If someone does try to abuse your generosity, that's where you guys get to practice your managerial skills in dealing with customers. These people should all be actual friends and family (or you wouldn't have invited them, right?), so most people should behave. If a table of four tries to order eight entrees and six starters, you can just tell them that it's great they want to try so many different things, but it's the kitchen's first night all working together and you need to keep things to one starter+entree per person to keep things manageable for them. Or just say "dude, I can't waste that much food" and tell them to come back again and again when you're open.
posted by zachlipton at 10:37 AM on August 25, 2011

I don't have any restaurant experience but ... in this day and age of vicious Yelp reviews, I would be very careful that when you do the public soft opening, you make sure that your customers KNOW that it is a soft opening, intended to work out the kinks. Otherwise, some person will be annoyed that it took longer than usual to get their check, and they'll write something nasty online. I've definitely seen it happen on my local Yelp.
posted by yarly at 11:51 AM on August 25, 2011

If it is a private soft opening, I'd say make everything free except booze. That way your people get some practice ringing up orders as well, you'll bring in at least some money, and the vibe will be more like a real night out at a restaurant instead of like a wedding reception full of freeloaders who just want to get tanked.

If it is a public soft opening, make everything half price, and make sure everyone knows it is a soft opening so that you don't end up with a bunch of bad Yelp reviews before you even open your doors.

Good luck!
posted by spilon at 1:25 PM on August 25, 2011

I've helped to open two restaurants, in both of which I was an investor. I'd never do it again (invest in a restaurant, or help with an opening).

Forget "soft" openings. The only things that count are real customers, and how they pay, tip and return (or don't). Open, and agree to pay your servers enough to make up short tips they report, for non-service reasons. Be in the kitchen, be in the front of the house. If you've any sense, you won't need comment cards or tips from family members to know how things are working. Greet and talk with your diners. After close, analyze your orders, from checks. Analyze how your kitchen responded, by timing them, and by table/tip, and from your own observations. Analyze how service served, by short tip to full tip ratio, and your own observations, or those of your front of the house manager. Be aware of servers pocketing cash tips and trying to report undertipping, and fire any you find doing that, off the floor.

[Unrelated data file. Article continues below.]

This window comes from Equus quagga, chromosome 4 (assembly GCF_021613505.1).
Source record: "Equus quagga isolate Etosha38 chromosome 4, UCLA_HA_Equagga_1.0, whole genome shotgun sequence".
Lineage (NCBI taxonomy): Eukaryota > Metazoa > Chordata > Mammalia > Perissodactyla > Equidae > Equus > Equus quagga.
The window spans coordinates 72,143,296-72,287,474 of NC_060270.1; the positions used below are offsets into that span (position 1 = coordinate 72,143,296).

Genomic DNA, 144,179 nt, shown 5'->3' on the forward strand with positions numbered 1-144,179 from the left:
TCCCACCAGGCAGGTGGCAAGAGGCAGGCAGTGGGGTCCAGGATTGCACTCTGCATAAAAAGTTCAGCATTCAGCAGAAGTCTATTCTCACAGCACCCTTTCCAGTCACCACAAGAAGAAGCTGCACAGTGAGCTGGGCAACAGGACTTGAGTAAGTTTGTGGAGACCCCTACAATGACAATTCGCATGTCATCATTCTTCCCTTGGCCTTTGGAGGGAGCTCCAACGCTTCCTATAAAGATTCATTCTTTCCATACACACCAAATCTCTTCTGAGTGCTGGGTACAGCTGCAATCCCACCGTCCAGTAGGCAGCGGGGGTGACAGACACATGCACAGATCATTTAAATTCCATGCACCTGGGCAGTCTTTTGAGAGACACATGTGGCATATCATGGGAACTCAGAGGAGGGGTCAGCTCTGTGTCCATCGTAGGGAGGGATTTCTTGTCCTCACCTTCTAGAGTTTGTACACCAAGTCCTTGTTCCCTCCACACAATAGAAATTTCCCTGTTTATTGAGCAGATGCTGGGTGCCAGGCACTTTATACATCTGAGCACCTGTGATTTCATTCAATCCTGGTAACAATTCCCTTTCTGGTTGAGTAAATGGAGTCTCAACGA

After one week, trim your menu, by half, on the least ordered items, and on any items where your gross is low. Let your kitchen (particularly if that's your grocery purchasing point) know that you're doing this, put out simpler menus in the front of the house, and adjust purchasing accordingly. In the second week, run specials on the lower 50% of items by revenue, if you want to keep your kitchen help sharp. Look for customers returning from the first week; if you don't recognize at least 5% returns, you better have a plan for living off of Groupon coupons...

If you're serving booze, and your booze ratio isn't better than 1/5 against food, find out why, immediately. If you've got space and time, try to increase this ratio in your bar, or by at table promotions. Booze is generally pretty profitable.

If any servers are reporting short tips, for house reasons, after two weeks, consider closing, if they're justified, or firing them, if not. It never takes more than two weeks to fix opening issues in food quality, service, or management problems in a restaurant, if you know what you're doing. And if you don't know what you're doing, two weeks in, you'll most likely be closed by the market a week or a month, or two, later.
posted by paulsc at 4:54 PM on August 25, 2011 [1 favorite]